Archive for July 2015

New Hamilton Book I Highly Recommend

I received a signed copy of Hamilton: The Formative Years from author Michael Newton today. What a wonderful surprise. Newton's book covers primarily the same period in Hamilton's life that mine does but it is much more in depth and completely different. This latest release I can imagine will be a reference for many years to come as the definitive work on Hamilton's early years. I would have loved to have consulted it when I wrote my historical fiction work on Hamilton. Among the sources I had were Flexner's work on young Alexander Hamilton.  Flexner's accuracy was not always the best. He got the name of the township where Hamilton and Washington crossed the Delaware to attack Trenton completely wrong. In his book he called it Upper Wakefield. It was Upper Makefield I know because I lived there. But this is an just an aside.

I encourage all to check out Newton's new work on Hamilton. I can't imagine the work it took to create something so authoritative. It must have been a Herculean task! So if you are at all interested in the most ambitious founding father of the United States run don't walk to your nearest book store and grab a copy or download it on your e-reader. I certainly wish Michael all the greatest success with his new book.

Here's a link to it on AMAZON

Posted by Robert Child

London Calling Soon on Presale at Amazon

On Presale Soon.

"The follow up to The Russian van Gogh."

Forensic Art Detective, Riley Spenser, returns in this thrilling follow up to the, Russian van Gogh.
Posted by Robert Child

Keep HamilTEN!

Image Courtesy of the New York Post the newspaper founded by Hamilton
I wanted to add my voice to the chorus of boos directed at the Treasury for their recent announcement that Alexander Hamilton would be removed from the $10 bill to be replaced by a woman of merit to be named later. Come again? Remove Hamilton from the currency - the first Treasury Secretary of the United States and the founder of our banking system for someone unnamed? I agree completely with, Rand Scholet, President and Founder of the Alexander Hamilton Awareness Society in his comments about the injustice.

"The injustice of women not yet placed on U.S. currency does not justify creating another injustice by removing Alexander Hamilton from the $10 bill. The ‘Women on 20s’ campaign makes a persuasive case for the use of the $20 bill for highlighting distinguished U.S. women. Hamilton gave the United States its economic, financial, banking, and monetary systems that strengthened the nation during its founding, and has fueled its economic growth for over 225 years. Alexander Hamilton deserves to be "Right on the Money!" 

Rand is certainly not alone. Numerous articles have appeared highlighting the outrage including articles in the New York Times.

Ron Chernow, author of Hamilton makes an eloquent unapologetic argument to keep Hamilton on the currency in a recent article on Politico.

Ironically in our increasingly politically correct world the person who deserves to be removed from the currency is Andrew Jackson on the $20 bill. He is the President responsible for the Trail of Tears, which removed Native Americans from their tribal lands. If you read further into Jackson's history I am confident you will be appalled.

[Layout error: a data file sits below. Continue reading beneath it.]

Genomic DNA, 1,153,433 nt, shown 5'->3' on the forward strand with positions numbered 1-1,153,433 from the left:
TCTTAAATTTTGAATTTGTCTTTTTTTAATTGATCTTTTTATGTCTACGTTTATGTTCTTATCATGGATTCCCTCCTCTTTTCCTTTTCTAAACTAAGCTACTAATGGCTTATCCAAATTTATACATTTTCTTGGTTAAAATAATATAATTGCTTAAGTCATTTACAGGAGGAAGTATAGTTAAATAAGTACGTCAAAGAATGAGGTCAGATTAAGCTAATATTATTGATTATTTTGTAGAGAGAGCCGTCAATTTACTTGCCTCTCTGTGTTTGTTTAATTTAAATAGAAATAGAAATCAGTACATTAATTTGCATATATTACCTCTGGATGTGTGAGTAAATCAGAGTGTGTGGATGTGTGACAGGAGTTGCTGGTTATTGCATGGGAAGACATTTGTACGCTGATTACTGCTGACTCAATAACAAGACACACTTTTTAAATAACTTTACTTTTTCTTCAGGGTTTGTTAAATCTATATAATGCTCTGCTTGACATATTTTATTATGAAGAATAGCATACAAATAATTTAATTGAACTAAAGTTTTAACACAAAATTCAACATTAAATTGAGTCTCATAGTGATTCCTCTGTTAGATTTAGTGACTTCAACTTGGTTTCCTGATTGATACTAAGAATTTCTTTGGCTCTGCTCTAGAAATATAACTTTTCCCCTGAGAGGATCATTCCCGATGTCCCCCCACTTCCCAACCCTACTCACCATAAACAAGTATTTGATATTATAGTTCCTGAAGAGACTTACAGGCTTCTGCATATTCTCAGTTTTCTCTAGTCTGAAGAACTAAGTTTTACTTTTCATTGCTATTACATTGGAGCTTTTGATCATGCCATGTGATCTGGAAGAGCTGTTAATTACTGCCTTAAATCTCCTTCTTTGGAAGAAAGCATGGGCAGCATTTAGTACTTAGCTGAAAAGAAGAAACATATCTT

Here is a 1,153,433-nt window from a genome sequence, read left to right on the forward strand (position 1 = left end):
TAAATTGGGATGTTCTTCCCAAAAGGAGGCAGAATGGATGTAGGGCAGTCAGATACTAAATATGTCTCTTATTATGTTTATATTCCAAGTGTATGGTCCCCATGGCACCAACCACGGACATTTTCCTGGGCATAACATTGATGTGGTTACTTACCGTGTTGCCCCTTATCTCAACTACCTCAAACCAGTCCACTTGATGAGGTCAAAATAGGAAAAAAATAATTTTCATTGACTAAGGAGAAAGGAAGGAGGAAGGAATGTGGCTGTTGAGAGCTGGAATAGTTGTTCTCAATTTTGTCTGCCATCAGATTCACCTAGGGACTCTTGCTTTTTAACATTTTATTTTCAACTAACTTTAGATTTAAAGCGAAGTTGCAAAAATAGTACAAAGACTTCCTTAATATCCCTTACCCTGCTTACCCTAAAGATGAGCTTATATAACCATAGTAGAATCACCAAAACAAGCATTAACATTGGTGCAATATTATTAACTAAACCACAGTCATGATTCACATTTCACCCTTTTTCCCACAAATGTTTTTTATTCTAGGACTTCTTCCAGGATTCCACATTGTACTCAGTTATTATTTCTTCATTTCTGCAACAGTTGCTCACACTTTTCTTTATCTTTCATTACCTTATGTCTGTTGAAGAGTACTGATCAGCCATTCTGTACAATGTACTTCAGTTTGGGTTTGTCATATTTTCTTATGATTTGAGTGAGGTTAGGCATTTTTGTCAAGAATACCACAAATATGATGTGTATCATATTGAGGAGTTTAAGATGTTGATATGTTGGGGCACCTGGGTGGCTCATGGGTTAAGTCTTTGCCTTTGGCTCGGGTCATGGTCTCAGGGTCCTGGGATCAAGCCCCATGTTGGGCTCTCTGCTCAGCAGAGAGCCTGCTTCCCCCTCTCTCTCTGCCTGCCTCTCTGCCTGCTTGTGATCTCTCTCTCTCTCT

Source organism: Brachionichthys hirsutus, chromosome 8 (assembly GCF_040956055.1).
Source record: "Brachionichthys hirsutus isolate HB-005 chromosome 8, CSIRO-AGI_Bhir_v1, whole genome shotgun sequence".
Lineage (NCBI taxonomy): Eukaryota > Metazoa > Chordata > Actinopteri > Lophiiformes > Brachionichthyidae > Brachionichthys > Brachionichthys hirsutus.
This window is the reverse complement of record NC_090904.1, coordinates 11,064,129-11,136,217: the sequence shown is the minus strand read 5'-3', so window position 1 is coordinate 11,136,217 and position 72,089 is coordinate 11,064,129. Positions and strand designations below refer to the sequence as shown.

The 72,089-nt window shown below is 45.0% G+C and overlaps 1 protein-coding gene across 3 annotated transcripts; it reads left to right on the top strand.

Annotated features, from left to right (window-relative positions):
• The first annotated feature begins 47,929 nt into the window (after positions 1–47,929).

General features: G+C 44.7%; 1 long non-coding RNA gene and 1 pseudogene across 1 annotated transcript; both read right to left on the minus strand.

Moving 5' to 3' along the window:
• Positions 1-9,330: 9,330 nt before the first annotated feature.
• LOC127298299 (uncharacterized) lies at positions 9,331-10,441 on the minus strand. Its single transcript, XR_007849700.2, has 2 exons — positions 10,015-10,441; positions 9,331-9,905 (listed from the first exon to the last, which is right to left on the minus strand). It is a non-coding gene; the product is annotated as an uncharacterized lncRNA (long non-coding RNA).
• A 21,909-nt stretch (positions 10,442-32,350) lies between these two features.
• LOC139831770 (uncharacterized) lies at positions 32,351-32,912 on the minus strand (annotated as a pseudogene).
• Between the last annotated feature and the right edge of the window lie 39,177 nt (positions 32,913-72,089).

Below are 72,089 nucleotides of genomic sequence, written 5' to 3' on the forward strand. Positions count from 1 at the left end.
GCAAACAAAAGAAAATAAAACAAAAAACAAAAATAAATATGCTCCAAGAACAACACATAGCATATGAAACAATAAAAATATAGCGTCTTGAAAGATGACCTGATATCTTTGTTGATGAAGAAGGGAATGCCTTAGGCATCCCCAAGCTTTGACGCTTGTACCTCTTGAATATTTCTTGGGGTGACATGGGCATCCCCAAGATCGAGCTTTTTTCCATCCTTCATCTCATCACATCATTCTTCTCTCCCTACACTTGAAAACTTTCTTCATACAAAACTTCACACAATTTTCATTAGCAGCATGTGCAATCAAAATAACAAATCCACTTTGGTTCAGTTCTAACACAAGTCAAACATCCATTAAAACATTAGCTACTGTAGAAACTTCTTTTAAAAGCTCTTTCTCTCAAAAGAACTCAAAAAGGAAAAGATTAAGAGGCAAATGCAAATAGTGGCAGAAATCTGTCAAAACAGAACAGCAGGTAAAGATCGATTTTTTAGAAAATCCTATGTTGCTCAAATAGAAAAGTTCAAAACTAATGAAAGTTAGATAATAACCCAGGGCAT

I had the opportunity to study Hamilton in depth while writing my historical novel Rush on Boys: Hamilton at War. I felt after months and months I came to understand the man and his motivations and especially his hopes and dreams for what America could be. We live in Hamilton's America not Jefferson's and the groundwork that Hamilton laid has supported our nation's economy for over 225 years. He was an immigrant who saw the greatness of America before it was even a nation. And in my opinion we should honor and celebrate the man who gave us so much by keeping him "on the money." 

If you want to learn more about the Keep HamilTEN initiative the Alexander Hamilton Awareness Society has created a Resource Page with many links and quotes. They will also be highlighting this issue at their upcoming Celebrate Hamilton Days July 10 - 14 in NY/NJ. More information HERE.

Posted by Robert Child

99th Anniversary of the Battle of the Somme

Ninety nine years ago today, July 1, 1916 was the bloodiest day in the history of the British Army. On this day more than 57,000 casualties occurred in a capture of less than five miles of ground. Imagine that type of carnage. Even casualties in the battle of Gettysburg which occurred over three days are thought by most historians to number around 51,000.

WWI, the Great War, was thought by most combatants involved to be the LAST WAR. They thought it had to be so terrible as to prevent another one. Well history of course proved them wrong. 100 years ago in 1915 marked the introduction of gas attacks on the battlefield. It was a horrific way to die as many at first did not know what was happening but once they did it was too late. They died essentially from drowning from the fluid in their own collapsed lungs.

I have written a book on the last 100 days of the war called, How Canada Won The Great War. It is a provocative title but one that is based on meticulous research and absolutely accurate. You can pick up a copy at Amazon, Barnes and Noble and many other places.

Below is an audio except from the book which describes the Battle of the Somme read by the great Colin McLean. It is available on itunes and
Posted by Robert Child

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